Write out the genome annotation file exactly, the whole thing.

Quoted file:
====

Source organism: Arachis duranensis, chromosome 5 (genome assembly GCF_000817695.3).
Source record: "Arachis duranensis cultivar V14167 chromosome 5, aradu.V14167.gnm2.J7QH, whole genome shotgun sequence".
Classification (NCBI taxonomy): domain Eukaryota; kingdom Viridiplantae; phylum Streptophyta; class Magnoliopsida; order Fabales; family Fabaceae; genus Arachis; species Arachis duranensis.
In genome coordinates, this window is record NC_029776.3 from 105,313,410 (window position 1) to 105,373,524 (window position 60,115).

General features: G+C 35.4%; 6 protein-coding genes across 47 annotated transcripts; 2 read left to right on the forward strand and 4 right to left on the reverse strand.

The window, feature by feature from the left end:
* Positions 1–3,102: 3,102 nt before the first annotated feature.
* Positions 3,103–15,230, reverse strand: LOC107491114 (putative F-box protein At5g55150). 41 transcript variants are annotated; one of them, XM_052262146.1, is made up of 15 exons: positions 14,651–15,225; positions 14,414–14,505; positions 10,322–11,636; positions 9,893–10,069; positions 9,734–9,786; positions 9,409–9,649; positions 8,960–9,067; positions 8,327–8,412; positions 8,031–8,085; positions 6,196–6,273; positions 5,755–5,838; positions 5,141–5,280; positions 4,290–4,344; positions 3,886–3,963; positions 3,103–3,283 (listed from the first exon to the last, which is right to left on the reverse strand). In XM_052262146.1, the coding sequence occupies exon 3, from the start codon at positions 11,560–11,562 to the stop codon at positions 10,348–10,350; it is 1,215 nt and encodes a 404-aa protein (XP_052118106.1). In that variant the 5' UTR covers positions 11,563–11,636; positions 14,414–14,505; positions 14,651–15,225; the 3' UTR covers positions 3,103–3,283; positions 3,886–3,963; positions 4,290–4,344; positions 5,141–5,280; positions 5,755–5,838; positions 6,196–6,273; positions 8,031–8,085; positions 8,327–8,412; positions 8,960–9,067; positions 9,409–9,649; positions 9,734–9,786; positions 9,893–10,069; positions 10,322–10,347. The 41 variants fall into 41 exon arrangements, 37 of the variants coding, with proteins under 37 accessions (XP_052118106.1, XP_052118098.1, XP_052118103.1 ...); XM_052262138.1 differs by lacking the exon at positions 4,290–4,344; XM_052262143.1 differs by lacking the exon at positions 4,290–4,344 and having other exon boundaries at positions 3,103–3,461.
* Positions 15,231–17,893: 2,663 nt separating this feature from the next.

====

Source organism: Arachis duranensis, chromosome 5 (genome assembly GCF_000817695.3).
Source record: "Arachis duranensis cultivar V14167 chromosome 5, aradu.V14167.gnm2.J7QH, whole genome shotgun sequence".
Classification (NCBI taxonomy): domain Eukaryota; kingdom Viridiplantae; phylum Streptophyta; class Magnoliopsida; order Fabales; family Fabaceae; genus Arachis; species Arachis duranensis.
In genome coordinates, this window is record NC_029776.3 from 105,313,410 (window position 1) to 105,373,524 (window position 60,115).

General features: G+C 35.4%; 6 protein-coding genes across 47 annotated transcripts; 2 read left to right on the forward strand and 4 right to left on the reverse strand.

The window, feature by feature from the left end:
* Positions 1–3,102: 3,102 nt before the first annotated feature.
* Positions 3,103–15,230, reverse strand: LOC107491114 (putative F-box protein At5g55150). 41 transcript variants are annotated; one of them, XM_052262146.1, is made up of 15 exons: positions 14,651–15,225; positions 14,414–14,505; positions 10,322–11,636; positions 9,893–10,069; positions 9,734–9,786; positions 9,409–9,649; positions 8,960–9,067; positions 8,327–8,412; positions 8,031–8,085; positions 6,196–6,273; positions 5,755–5,838; positions 5,141–5,280; positions 4,290–4,344; positions 3,886–3,963; positions 3,103–3,283 (listed from the first exon to the last, which is right to left on the reverse strand). In XM_052262146.1, the coding sequence occupies exon 3, from the start codon at positions 11,560–11,562 to the stop codon at positions 10,348–10,350; it is 1,215 nt and encodes a 404-aa protein (XP_052118106.1). In that variant the 5' UTR covers positions 11,563–11,636; positions 14,414–14,505; positions 14,651–15,225; the 3' UTR covers positions 3,103–3,283; positions 3,886–3,963; positions 4,290–4,344; positions 5,141–5,280; positions 5,755–5,838; positions 6,196–6,273; positions 8,031–8,085; positions 8,327–8,412; positions 8,960–9,067; positions 9,409–9,649; positions 9,734–9,786; positions 9,893–10,069; positions 10,322–10,347. The 41 variants fall into 41 exon arrangements, 37 of the variants coding, with proteins under 37 accessions (XP_052118106.1, XP_052118098.1, XP_052118103.1 ...); XM_052262138.1 differs by lacking the exon at positions 4,290–4,344; XM_052262143.1 differs by lacking the exon at positions 4,290–4,344 and having other exon boundaries at positions 3,103–3,461.
* Positions 15,231–17,893: 2,663 nt separating this feature from the next.